Taking cues from the natural world is growing ever more popular in robotics. This week, in a paper published by the Royal Society, a team from NCCR Robotics and LIS, EPFL present a revolutionary new artificial compound eye, created with the fruit fly in mind.
Last week, SenseFly and Pix4D announced deals with drone maker Parrot, in which Parrot will invest in both companies, 5 million Swiss francs in SenseFly and 2.4 million in Pix4D. Both spinoffs of EPFL, SenseFly and Pix4D have a history of cooperation, with SenseFly providing the camera-equipped UAVs for which they have also developed navigational software that allows them to fly complete missions autonomously, and Pix4D providing the software that transforms the thousands of images produced by the drones into unified geographical information. (Kudos to Engadget for their prompt reportage.)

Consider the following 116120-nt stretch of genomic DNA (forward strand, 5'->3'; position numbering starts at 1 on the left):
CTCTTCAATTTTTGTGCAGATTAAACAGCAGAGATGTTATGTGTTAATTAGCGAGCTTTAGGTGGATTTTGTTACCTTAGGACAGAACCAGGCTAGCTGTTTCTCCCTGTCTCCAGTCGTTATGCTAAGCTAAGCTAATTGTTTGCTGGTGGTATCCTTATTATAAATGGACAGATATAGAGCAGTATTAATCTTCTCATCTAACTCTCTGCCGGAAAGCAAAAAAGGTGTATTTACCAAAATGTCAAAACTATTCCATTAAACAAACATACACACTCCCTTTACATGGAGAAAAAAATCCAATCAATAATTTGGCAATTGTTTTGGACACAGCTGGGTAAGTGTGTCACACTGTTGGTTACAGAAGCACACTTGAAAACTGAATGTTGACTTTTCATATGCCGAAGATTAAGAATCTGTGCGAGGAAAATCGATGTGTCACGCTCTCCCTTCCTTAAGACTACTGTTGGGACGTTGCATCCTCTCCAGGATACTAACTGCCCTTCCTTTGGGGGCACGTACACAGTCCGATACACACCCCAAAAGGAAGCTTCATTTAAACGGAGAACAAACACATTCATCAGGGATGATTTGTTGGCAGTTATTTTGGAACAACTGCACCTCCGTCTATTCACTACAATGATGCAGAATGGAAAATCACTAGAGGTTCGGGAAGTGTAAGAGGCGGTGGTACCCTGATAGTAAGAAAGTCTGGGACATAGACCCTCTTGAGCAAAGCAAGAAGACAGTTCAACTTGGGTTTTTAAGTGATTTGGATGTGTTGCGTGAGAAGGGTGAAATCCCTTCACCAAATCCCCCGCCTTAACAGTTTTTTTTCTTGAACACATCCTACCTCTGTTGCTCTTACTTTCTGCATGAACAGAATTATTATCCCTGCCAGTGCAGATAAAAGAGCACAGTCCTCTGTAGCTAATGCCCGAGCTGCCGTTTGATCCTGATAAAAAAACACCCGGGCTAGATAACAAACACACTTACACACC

Researchers at MIT CSAIL have decided that slow and obstacle-free flight is boring, so they’ve come up with a way to get MAVs navigating at high speed, indoors, around obstacles, without needing motion tracking or GPS or beacons or any of that nonsense. All they need is a little aircraft that can carry a planar laser rangefinder, an IMU, and a pre-existing 3D occupancy map that the MAV can localize itself in.